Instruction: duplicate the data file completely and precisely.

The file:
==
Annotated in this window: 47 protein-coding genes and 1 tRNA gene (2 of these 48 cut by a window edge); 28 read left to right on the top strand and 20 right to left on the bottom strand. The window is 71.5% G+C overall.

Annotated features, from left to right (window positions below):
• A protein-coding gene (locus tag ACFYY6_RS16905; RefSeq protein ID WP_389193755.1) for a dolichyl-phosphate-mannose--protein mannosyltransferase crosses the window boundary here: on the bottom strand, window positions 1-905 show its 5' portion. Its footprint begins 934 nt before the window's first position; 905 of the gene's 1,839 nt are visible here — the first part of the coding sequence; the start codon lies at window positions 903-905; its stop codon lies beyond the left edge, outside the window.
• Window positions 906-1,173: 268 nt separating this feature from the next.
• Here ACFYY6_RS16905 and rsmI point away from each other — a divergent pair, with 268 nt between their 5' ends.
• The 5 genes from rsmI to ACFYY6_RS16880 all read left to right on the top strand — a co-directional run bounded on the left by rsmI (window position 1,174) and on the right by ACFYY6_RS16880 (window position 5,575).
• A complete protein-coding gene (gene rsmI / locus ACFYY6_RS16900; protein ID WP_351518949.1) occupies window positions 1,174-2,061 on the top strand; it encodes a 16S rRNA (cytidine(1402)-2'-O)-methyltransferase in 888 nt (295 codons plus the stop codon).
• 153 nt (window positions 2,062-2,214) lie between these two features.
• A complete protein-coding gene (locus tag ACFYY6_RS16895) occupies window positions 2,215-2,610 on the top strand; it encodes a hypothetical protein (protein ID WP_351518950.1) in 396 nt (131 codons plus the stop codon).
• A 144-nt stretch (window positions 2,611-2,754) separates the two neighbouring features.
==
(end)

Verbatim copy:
Annotated in this window: 47 protein-coding genes and 1 tRNA gene (2 of these 48 cut by a window edge); 28 read left to right on the top strand and 20 right to left on the bottom strand. The window is 71.5% G+C overall.

Annotated features, from left to right (window positions below):
• A protein-coding gene (locus tag ACFYY6_RS16905; RefSeq protein ID WP_389193755.1) for a dolichyl-phosphate-mannose--protein mannosyltransferase crosses the window boundary here: on the bottom strand, window positions 1-905 show its 5' portion. Its footprint begins 934 nt before the window's first position; 905 of the gene's 1,839 nt are visible here — the first part of the coding sequence; the start codon lies at window positions 903-905; its stop codon lies beyond the left edge, outside the window.
• Window positions 906-1,173: 268 nt separating this feature from the next.
• Here ACFYY6_RS16905 and rsmI point away from each other — a divergent pair, with 268 nt between their 5' ends.
• The 5 genes from rsmI to ACFYY6_RS16880 all read left to right on the top strand — a co-directional run bounded on the left by rsmI (window position 1,174) and on the right by ACFYY6_RS16880 (window position 5,575).
• A complete protein-coding gene (gene rsmI / locus ACFYY6_RS16900; protein ID WP_351518949.1) occupies window positions 1,174-2,061 on the top strand; it encodes a 16S rRNA (cytidine(1402)-2'-O)-methyltransferase in 888 nt (295 codons plus the stop codon).
• 153 nt (window positions 2,062-2,214) lie between these two features.
• A complete protein-coding gene (locus tag ACFYY6_RS16895) occupies window positions 2,215-2,610 on the top strand; it encodes a hypothetical protein (protein ID WP_351518950.1) in 396 nt (131 codons plus the stop codon).
• A 144-nt stretch (window positions 2,611-2,754) separates the two neighbouring features.